a landmark battle between a brave abuse victim and a heartless church school
The courtroom drama Don’t Tell (2017) is both a quintessentially Australian film and a story of universal relevance. The landmark case depicted in this film snowballed into the world’s biggest commission of inquiry into child sexual abuse which is due to report later this year. Its findings will reverberate around the globe.
The film tells the story of abuse survivor Lyndal (Sara West) who was an eleven-year-old victim of a paedophile priest at a prestigious Anglican boarding school. Now a young woman, she has endured years of substance abuse, self-harm, and loss of self-respect as a victim not believed. She is also volatile, brash and contemptuous of all authority. A struggling local lawyer Stephen Roche (Aden Young) reluctantly agrees to take her case against the massive financial and political muscle of the Anglican Church, assisted by barrister Bob Myers (Jack Thompson). The Church offers her ‘silence money’ and Lyndal is urged to accept but she only wants justice. When the facts of the abuse are uncontested in court, the crux of the legal and moral drama shifts to the spectacle of a major religious body callously manoeuvring to protect its institutional reputation and winning at all costs. Lawyers for the school admitted that the abuse occurred but claimed it could do nothing because it was unaware. Forensic legal research uncovered school governance documents that made it clear the school did know but chose not to act. This was to be the tip of an iceberg that had unimaginable dimensions.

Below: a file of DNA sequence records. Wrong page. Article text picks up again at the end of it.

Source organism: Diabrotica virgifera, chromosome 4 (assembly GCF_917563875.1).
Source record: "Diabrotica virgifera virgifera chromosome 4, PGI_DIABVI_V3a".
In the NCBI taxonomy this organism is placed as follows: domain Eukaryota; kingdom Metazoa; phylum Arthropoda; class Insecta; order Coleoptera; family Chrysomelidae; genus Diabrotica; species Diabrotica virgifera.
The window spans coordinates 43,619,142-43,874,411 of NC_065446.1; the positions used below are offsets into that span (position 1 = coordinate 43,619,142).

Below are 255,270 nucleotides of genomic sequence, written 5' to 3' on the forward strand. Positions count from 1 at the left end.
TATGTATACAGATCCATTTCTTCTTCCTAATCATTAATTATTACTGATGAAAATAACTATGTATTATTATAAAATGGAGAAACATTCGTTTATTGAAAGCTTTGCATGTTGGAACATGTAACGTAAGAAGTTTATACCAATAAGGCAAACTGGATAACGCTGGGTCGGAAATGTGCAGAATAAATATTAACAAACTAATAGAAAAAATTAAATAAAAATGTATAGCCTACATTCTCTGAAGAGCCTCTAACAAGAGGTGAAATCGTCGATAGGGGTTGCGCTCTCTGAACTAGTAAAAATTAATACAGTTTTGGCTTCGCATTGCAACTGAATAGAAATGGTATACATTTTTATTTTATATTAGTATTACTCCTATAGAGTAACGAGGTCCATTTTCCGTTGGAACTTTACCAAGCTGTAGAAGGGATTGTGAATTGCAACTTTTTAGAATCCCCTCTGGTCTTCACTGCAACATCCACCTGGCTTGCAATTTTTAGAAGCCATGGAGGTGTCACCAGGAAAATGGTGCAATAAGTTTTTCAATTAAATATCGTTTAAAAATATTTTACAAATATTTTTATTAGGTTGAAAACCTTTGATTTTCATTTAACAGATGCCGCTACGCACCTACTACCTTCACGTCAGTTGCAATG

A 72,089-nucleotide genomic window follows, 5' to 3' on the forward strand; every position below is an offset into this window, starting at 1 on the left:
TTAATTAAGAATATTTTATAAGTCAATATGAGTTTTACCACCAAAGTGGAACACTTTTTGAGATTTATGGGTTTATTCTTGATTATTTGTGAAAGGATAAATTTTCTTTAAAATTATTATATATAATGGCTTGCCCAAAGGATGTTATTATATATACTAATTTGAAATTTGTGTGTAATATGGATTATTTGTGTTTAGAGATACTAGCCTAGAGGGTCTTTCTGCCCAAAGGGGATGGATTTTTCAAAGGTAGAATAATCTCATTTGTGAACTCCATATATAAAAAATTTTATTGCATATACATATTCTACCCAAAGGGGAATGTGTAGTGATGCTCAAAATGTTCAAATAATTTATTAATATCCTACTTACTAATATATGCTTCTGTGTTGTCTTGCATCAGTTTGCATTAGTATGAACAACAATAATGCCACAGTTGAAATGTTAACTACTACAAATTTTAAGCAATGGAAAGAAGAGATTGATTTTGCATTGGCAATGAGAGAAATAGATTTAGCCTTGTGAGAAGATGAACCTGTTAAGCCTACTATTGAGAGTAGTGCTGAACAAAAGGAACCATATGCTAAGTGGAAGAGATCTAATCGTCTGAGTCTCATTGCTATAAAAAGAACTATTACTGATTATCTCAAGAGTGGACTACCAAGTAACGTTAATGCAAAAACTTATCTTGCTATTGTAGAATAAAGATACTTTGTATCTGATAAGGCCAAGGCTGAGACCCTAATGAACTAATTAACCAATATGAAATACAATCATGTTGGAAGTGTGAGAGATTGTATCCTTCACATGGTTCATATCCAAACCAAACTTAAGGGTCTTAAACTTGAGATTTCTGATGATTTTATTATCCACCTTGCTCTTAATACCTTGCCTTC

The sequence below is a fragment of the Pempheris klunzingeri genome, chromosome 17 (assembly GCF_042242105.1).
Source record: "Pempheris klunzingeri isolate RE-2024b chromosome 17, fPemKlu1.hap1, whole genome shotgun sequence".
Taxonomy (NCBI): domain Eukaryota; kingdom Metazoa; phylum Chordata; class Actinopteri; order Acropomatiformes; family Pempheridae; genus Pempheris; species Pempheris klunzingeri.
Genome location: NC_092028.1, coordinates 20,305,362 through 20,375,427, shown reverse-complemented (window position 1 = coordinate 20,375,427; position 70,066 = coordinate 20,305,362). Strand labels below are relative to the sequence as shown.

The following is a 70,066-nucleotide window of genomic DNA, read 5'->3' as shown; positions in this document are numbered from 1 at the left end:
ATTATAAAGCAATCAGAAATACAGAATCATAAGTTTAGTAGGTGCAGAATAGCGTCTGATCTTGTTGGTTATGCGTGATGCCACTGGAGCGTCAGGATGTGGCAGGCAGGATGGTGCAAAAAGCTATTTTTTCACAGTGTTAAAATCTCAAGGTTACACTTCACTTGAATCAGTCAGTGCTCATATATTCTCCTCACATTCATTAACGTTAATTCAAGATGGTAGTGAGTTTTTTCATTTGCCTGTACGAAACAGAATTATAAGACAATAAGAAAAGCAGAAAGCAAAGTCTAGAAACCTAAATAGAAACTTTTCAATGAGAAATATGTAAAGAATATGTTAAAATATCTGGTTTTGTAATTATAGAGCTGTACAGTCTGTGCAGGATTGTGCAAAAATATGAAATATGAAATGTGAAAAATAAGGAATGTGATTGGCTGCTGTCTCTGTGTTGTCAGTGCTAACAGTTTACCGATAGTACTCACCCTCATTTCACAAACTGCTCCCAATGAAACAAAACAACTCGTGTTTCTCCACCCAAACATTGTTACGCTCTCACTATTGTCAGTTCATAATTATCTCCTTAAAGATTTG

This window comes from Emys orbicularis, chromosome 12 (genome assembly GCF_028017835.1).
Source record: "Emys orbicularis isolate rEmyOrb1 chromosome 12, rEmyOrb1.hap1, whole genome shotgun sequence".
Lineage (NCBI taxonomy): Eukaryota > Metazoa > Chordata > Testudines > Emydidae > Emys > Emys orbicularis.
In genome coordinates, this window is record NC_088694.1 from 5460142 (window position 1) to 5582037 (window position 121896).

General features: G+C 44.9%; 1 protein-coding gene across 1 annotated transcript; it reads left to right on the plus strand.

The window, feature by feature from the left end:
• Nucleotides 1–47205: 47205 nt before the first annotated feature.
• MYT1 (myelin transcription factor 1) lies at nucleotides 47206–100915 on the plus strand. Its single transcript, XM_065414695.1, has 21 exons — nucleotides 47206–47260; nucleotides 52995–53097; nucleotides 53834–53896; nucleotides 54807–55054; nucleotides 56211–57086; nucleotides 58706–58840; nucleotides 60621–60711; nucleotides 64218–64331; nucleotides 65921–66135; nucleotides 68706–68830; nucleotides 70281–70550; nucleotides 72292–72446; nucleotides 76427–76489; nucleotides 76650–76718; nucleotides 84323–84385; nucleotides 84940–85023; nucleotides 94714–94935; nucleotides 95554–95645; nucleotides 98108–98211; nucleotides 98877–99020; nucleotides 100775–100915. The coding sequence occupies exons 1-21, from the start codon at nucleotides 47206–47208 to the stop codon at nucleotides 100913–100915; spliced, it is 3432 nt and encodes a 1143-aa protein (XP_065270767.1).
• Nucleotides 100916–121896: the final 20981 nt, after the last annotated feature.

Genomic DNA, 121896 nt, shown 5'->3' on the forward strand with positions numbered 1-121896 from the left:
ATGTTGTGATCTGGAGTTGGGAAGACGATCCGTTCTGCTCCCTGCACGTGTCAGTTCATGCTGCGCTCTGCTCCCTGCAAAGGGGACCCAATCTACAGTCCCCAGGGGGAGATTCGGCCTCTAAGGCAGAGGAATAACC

In the wrong director’s hands, this film could easily have descended into victim melodrama or a dry ‘David and Goliath’ legal battle. Instead it is a finely balanced deep scar-tissue examination of the emotional impact of child sexual abuse, portrayed against the background of a well-directed reality courtroom drama. The filming captures the iconic Australian country town feel juxtaposed against the moral brittleness of a legal system that favours perpetrators of abuse and disempowers victims. The acting is excellent across the entire cast. Jack Thompson is superb as the imperious barrister while Sara West’s performance as the damaged Lyndal is outstanding. It is a complex role full of anger that could easily have alienated audiences but Sara’s ability to depict pain and vulnerability easily wins empathy.
The enormity of this story cannot be overstated nor is it of historical interest only. It is entirely because of the bravery of victims like Lyndal that governments around the world can no longer claim they are unaware of the risks to children in care. Even those nations that have not yet taken steps to protect the young will know of the impact of these crimes. This film should be seen around the world, not as entertainment but for insight into the horror suffered by abuse victims and the moral abhorrence of institutional denialism.